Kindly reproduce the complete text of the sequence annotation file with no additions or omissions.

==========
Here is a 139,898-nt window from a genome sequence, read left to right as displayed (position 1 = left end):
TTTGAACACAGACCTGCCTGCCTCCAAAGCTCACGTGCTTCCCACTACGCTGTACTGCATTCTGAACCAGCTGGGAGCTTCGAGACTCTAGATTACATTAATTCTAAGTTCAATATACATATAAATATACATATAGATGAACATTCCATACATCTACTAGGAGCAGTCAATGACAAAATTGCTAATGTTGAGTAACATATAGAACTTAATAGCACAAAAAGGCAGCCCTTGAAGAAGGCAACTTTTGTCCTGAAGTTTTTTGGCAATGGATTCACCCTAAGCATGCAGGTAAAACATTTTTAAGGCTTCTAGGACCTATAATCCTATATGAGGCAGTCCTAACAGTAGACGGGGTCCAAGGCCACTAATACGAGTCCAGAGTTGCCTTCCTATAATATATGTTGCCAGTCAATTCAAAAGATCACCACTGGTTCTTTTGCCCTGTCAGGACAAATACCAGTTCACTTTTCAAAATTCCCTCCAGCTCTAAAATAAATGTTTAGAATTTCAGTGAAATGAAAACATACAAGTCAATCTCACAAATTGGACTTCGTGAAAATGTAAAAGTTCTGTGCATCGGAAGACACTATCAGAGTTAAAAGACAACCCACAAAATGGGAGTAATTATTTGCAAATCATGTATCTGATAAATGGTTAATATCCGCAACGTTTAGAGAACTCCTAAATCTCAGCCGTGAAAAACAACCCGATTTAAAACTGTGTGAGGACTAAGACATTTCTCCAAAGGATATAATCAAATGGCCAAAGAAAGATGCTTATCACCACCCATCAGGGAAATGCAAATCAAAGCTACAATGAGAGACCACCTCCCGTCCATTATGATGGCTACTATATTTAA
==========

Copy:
Here is a 139,898-nt window from a genome sequence, read left to right as displayed (position 1 = left end):
TTTGAACACAGACCTGCCTGCCTCCAAAGCTCACGTGCTTCCCACTACGCTGTACTGCATTCTGAACCAGCTGGGAGCTTCGAGACTCTAGATTACATTAATTCTAAGTTCAATATACATATAAATATACATATAGATGAACATTCCATACATCTACTAGGAGCAGTCAATGACAAAATTGCTAATGTTGAGTAACATATAGAACTTAATAGCACAAAAAGGCAGCCCTTGAAGAAGGCAACTTTTGTCCTGAAGTTTTTTGGCAATGGATTCACCCTAAGCATGCAGGTAAAACATTTTTAAGGCTTCTAGGACCTATAATCCTATATGAGGCAGTCCTAACAGTAGACGGGGTCCAAGGCCACTAATACGAGTCCAGAGTTGCCTTCCTATAATATATGTTGCCAGTCAATTCAAAAGATCACCACTGGTTCTTTTGCCCTGTCAGGACAAATACCAGTTCACTTTTCAAAATTCCCTCCAGCTCTAAAATAAATGTTTAGAATTTCAGTGAAATGAAAACATACAAGTCAATCTCACAAATTGGACTTCGTGAAAATGTAAAAGTTCTGTGCATCGGAAGACACTATCAGAGTTAAAAGACAACCCACAAAATGGGAGTAATTATTTGCAAATCATGTATCTGATAAATGGTTAATATCCGCAACGTTTAGAGAACTCCTAAATCTCAGCCGTGAAAAACAACCCGATTTAAAACTGTGTGAGGACTAAGACATTTCTCCAAAGGATATAATCAAATGGCCAAAGAAAGATGCTTATCACCACCCATCAGGGAAATGCAAATCAAAGCTACAATGAGAGACCACCTCCCGTCCATTATGATGGCTACTATATTTAA